Following the pack may have seemed like the best way to get ahead in high school, but it's not the best strategy for the workplace.
You certainly don't want to be the employee who talks back to your boss or starts arguments with your colleagues, but executives say that speaking up and sharing your ideas can pay off.
According to self-made millionaire and serial entrepreneur Marcus Lemonis, being able to form an argument for an idea and having the courage to state it can make you stand out, in a good way.
On CNBC's "The Partner, " entrepreneurs compete for his investment and business guidance. The trait he says he values the most? Having conviction.
"What I'm ultimately looking to see is who actually is going to stand up and tell me it's a bad idea and have a conviction about it," he says.
In fact, it was having the courage to challenge her boss that helped Ursula Burns, chairwoman and former CEO of Xerox, fast-track her career.
During a company meeting in 1989, Burns, then an early-career professional, challenged an executive VP. In the meeting, an employee asked why Xerox was so focused on diversity. Burns didn't appreciate the explanation given by the executive leading the session.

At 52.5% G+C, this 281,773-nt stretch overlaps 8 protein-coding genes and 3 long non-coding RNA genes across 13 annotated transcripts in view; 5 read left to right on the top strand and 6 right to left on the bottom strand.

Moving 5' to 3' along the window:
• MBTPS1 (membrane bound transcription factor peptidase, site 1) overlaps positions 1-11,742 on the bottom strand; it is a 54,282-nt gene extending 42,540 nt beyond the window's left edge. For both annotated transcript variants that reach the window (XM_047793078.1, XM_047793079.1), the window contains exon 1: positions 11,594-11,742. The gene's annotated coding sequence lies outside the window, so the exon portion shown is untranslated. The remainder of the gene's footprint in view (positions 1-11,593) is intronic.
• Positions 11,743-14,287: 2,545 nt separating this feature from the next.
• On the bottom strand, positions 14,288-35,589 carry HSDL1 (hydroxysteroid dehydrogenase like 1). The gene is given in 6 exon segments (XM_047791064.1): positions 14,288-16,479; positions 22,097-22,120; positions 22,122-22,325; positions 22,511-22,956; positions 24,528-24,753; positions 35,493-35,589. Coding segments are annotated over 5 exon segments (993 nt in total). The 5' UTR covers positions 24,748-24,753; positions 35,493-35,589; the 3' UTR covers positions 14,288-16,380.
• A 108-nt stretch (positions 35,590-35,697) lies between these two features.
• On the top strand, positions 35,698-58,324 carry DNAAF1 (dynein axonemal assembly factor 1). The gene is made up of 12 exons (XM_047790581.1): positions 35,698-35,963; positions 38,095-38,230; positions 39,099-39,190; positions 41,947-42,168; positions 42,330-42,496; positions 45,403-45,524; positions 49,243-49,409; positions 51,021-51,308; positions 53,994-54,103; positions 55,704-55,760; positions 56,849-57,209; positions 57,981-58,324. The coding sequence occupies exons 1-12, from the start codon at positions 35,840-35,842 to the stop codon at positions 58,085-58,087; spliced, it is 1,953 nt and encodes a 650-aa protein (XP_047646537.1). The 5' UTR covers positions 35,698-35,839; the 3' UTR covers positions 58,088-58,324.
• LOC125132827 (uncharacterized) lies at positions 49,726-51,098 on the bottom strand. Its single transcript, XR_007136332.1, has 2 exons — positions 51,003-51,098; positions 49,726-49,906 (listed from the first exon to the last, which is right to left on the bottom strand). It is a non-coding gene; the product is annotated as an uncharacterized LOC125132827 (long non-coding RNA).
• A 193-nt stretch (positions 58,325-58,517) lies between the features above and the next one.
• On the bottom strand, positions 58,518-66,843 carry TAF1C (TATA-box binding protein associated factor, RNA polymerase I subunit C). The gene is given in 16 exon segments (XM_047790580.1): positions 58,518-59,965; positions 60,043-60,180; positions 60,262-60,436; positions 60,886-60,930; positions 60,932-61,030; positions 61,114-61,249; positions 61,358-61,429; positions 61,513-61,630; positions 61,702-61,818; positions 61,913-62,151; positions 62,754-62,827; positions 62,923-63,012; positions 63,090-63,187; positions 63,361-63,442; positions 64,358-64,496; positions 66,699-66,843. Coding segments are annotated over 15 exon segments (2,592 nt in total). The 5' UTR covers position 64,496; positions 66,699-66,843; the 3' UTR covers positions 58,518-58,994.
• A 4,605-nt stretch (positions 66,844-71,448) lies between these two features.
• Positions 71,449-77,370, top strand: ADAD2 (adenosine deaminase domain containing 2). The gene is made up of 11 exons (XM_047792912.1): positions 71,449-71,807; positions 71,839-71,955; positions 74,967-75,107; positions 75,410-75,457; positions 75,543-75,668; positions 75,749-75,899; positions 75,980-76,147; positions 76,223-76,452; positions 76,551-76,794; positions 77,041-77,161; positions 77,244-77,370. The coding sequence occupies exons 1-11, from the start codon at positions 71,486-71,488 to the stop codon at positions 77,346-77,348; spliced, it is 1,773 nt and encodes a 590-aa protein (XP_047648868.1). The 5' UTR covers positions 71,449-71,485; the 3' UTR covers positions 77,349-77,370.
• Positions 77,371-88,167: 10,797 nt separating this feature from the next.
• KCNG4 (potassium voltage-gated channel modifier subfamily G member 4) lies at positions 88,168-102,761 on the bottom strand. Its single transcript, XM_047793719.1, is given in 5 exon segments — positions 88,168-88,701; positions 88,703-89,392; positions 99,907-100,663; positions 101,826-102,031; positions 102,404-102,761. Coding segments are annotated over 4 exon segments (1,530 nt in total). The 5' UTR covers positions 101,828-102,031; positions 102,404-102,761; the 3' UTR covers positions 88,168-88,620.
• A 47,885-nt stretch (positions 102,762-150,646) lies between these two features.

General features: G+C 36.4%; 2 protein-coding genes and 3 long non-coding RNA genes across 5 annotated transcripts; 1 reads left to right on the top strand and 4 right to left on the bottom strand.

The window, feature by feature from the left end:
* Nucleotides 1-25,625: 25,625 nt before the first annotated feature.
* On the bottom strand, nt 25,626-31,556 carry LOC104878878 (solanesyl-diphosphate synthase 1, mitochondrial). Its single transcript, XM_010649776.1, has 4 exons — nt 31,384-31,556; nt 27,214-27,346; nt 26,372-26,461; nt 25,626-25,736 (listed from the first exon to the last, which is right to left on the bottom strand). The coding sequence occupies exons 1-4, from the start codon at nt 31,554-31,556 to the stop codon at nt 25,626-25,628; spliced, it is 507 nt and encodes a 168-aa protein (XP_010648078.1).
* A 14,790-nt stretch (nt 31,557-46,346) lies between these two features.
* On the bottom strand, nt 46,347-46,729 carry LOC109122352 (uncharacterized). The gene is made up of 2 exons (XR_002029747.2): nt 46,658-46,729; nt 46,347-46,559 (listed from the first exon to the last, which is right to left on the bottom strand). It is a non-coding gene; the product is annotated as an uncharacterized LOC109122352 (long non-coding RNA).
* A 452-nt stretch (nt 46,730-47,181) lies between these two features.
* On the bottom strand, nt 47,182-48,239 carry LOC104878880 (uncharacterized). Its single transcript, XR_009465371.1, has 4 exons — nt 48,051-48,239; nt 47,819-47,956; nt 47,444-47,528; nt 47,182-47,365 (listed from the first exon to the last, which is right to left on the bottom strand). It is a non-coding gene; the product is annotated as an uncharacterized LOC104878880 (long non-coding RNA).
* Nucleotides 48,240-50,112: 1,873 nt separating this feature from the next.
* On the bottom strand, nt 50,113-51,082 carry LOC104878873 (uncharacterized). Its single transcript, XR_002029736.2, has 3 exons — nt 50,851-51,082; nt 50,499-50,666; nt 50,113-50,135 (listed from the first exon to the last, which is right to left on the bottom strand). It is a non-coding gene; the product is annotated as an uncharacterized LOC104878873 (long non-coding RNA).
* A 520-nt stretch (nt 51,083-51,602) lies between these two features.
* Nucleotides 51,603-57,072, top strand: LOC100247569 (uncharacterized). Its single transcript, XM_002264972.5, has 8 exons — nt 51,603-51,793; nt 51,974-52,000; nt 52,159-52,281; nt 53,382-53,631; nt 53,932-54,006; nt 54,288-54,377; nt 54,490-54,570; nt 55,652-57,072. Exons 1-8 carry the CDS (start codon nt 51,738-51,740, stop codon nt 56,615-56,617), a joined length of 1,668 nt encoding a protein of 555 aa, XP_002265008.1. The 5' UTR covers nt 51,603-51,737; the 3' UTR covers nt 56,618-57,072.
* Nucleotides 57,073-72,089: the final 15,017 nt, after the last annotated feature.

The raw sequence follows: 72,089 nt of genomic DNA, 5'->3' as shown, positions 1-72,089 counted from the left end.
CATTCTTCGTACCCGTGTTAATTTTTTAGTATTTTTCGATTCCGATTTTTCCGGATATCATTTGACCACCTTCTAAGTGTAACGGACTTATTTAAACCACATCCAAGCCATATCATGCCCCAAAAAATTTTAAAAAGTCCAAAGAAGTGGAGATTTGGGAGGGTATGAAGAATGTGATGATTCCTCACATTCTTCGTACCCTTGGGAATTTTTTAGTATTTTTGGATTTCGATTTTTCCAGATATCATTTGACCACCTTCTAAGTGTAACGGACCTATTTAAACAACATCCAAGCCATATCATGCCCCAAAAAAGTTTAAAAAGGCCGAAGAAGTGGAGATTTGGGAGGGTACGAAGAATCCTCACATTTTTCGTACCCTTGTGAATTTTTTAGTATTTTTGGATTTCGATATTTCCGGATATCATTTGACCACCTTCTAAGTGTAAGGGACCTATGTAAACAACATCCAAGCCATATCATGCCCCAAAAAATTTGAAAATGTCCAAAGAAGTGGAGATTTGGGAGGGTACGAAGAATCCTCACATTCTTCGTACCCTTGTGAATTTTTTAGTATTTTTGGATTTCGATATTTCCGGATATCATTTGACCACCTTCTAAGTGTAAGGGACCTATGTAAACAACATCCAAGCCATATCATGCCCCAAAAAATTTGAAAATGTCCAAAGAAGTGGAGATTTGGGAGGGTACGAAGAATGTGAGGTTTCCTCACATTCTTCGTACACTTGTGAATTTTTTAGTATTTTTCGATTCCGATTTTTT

So, as CNN's Cristina Alesci reports, "She stood up, in front of everyone, and chided him for displaying a lack of passion and principles. Her comments led to an 'unfriendly' exchange between the two."
The man she argued with was Wayland Hicks, a high-level executive. "I thought I was going to be fired," Burns tells CNN.
The two continued their discussion over several meetings, and in 1990, Hicks offered Burns an executive assistant role that introduced her to the C-suite. The job changed the course of her career, ushering her into the top level of the business.
Two decades later, in 2009, she took over as CEO of Xerox. She held the position until 2016 and is now the chairwoman of the company.
According to former Google career coach Jenny Blake, having the courage to stand up for something that's important to you can also help you avoid large workplace conflicts down the road.
Of course, you'll need to do it gracefully.
For example, if you strongly disagree with something, speak up politely and professionally and offer another solution. Psychologist Amy Cooper Hakim, an expert on employer-employee relationships, says that the best way to approach any problem in the workplace is to remove emotion from the discussion.
So next time you feel passionate about something, speak up politely and calmly.
It may just pay off.